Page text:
Grow: Primers & Projects
Fancy or simple, a cold frame makes a great "halfway house" for rearing your senstive seedlings
Not to be confused with a hotbed an artificially heated frame a cold frame is a great natural way to "harden off" seedlings that you've started indoors. By hardening off we mean giving the seedlings a little tough love, preparing them for the harsher conditions of the outside world beyond the greenhouse. Great for collecting warm sunlight and providing protection and ventilation all at once, cold frames can be thought of as halfway houses for your young plants before they move out on their own into the garden.
Another benefit is that when using a cold frame you can start this process as early as four to six weeks before your growing zone is officially frost-free. Thus a cold frame serves to extend the vegetable season. All closed up you can also use it as a part-time greenhouse or, with the top open or removed, even a spare vegetable bed.
At The Victory Garden we have an industrial-size cold frame our gardener Kip Anderson recently rebuilt based on an old design by host Michael Weishan's father. It has plastic roof panels that capture sunlight and retractable legs that let us raise the panels and set them in place to give the plants some air, as well as easy access for the gardener.
Buy a Portable Cold Frame
But there are also other, simpler cold frame options available for gardeners in small spaces. One is a portable "mini-greenhouse" that can double as a cold frame. Available by mail order, as well as on the Internet and garden centers, these are typically made of a combination of lightweight metal framing and plastic. This gives them great flexibility of use and makes for easy storage in the off-season. The German-made example Michael demonstrated on the show cost about $100 through a mail-order gardening catalog.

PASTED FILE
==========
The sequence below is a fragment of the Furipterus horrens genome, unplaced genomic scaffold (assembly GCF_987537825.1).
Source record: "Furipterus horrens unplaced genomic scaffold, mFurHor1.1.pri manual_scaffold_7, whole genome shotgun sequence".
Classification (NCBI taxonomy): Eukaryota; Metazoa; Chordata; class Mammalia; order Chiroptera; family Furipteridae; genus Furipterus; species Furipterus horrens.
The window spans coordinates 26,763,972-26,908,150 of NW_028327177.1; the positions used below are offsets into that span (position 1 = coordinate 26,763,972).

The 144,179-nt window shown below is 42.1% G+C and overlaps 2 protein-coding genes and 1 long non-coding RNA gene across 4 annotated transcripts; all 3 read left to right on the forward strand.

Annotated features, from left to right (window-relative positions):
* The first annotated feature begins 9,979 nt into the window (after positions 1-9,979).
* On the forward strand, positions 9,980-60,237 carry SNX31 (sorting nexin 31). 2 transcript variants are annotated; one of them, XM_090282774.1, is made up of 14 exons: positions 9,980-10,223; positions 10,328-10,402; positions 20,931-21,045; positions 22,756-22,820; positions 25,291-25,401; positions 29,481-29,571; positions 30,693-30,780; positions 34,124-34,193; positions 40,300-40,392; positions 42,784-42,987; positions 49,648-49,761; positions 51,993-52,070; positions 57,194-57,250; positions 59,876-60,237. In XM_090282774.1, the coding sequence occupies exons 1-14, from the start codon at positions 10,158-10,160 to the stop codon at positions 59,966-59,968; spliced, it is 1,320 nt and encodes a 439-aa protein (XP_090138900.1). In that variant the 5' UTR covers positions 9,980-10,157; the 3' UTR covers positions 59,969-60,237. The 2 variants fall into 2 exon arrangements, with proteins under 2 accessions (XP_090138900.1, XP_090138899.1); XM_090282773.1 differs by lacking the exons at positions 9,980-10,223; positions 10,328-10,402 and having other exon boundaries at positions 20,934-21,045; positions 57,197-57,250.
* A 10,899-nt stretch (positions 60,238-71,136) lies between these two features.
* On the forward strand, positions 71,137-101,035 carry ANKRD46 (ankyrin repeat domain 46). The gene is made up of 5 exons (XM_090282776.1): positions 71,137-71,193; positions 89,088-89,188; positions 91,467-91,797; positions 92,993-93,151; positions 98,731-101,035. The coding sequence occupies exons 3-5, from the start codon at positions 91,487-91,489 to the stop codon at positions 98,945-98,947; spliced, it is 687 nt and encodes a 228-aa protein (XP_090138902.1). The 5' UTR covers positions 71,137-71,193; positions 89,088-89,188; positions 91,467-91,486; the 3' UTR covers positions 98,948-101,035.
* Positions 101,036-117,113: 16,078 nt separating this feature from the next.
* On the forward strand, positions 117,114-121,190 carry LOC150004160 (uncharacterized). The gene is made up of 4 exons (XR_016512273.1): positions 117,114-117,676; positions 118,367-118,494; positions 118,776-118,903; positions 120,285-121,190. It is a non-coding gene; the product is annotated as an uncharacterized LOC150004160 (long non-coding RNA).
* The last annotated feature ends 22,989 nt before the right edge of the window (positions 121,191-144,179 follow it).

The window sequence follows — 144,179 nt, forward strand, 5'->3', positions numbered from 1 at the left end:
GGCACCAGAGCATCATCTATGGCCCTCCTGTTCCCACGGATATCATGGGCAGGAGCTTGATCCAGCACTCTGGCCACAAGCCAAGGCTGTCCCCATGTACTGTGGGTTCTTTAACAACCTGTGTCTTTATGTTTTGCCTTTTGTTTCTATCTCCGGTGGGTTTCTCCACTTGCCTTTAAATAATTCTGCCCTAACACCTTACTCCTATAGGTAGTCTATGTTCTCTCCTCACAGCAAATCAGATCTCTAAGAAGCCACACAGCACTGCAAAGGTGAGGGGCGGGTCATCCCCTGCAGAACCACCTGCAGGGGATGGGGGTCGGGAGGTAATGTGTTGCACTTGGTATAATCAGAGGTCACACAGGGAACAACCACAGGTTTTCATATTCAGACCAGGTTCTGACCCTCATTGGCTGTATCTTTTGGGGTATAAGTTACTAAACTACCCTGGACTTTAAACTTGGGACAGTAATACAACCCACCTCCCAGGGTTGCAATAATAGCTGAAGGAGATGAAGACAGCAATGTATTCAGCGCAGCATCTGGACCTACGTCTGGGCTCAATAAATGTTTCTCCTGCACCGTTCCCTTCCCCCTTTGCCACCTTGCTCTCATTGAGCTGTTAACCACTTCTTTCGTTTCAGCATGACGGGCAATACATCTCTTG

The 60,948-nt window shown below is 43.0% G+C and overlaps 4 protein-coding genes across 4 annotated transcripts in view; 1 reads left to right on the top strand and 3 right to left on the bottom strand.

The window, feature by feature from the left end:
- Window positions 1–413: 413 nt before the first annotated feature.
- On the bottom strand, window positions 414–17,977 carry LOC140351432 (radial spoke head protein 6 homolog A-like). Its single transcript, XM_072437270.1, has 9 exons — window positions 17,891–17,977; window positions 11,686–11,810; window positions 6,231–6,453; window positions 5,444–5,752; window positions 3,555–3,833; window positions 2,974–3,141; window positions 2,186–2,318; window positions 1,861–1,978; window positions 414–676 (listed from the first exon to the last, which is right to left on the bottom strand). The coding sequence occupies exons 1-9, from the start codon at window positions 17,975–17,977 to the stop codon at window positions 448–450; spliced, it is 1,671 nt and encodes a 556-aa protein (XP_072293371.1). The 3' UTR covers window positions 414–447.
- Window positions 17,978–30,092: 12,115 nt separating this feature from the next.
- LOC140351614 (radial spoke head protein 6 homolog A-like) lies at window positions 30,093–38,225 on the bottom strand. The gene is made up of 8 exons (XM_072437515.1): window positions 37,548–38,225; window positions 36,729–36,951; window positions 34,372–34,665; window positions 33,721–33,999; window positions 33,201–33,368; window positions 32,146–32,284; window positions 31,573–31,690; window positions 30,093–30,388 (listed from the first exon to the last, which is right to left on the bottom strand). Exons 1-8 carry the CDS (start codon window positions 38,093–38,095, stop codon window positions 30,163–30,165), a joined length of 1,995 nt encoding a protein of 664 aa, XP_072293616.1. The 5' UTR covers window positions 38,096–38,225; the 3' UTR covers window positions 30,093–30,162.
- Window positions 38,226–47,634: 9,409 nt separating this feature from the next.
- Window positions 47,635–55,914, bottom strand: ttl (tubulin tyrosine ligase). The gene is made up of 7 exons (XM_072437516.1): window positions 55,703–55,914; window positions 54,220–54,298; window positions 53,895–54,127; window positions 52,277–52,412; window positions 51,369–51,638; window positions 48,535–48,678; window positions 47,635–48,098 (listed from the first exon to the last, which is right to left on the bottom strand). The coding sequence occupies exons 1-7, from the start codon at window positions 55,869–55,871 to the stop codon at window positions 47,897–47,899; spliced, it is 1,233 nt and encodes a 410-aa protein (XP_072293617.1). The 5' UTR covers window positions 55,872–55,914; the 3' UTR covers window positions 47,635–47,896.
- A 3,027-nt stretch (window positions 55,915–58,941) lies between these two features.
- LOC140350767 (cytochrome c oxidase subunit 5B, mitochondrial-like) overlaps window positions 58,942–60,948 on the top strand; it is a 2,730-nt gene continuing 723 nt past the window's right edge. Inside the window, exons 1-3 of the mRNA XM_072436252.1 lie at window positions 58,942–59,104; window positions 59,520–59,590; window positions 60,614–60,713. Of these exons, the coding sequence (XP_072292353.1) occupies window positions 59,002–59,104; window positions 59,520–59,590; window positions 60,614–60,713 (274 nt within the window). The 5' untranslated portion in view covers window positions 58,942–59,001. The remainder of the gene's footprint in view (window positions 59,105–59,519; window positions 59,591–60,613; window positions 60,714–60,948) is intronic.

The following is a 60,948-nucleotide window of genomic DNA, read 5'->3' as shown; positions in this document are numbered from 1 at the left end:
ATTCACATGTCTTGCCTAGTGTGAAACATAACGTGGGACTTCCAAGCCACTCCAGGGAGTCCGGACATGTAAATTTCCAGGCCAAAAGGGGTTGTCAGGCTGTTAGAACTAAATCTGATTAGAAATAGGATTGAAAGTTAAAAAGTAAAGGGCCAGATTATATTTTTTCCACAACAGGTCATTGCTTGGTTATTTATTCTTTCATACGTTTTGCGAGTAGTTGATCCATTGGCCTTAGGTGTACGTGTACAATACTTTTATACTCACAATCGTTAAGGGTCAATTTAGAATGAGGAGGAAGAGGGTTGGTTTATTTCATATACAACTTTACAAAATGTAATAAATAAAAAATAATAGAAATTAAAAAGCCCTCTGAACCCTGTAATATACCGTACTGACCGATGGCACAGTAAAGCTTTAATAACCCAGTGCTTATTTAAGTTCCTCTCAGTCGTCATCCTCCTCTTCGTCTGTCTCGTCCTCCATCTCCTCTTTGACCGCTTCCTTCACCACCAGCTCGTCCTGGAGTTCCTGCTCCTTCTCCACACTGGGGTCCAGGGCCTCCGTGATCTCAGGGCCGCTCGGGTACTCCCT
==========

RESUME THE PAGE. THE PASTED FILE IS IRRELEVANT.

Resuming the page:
Or 4 Hay Bales + 1 Window Frame ... and Presto
Another and even cheaper option is to build a simple, more or less "old-fashioned" cold frame yourself, using four rectangular bales of hay and an intact window frame. Arrange the hay bales so that they form a square with a space in the center of a size that can be covered by laying the window frame flat on top. The hay will provide insulation and the window frame will let in light. Just remember when it's sunny to prop the window open with a brick to provide adequate ventilation (so you don't "cook" your plants), and don't forget to water.
After a little while in the nourishing environs of the cold frame, your
plants will be "all grown up" ready to make it on their own out in the
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This segment appears in show #2701.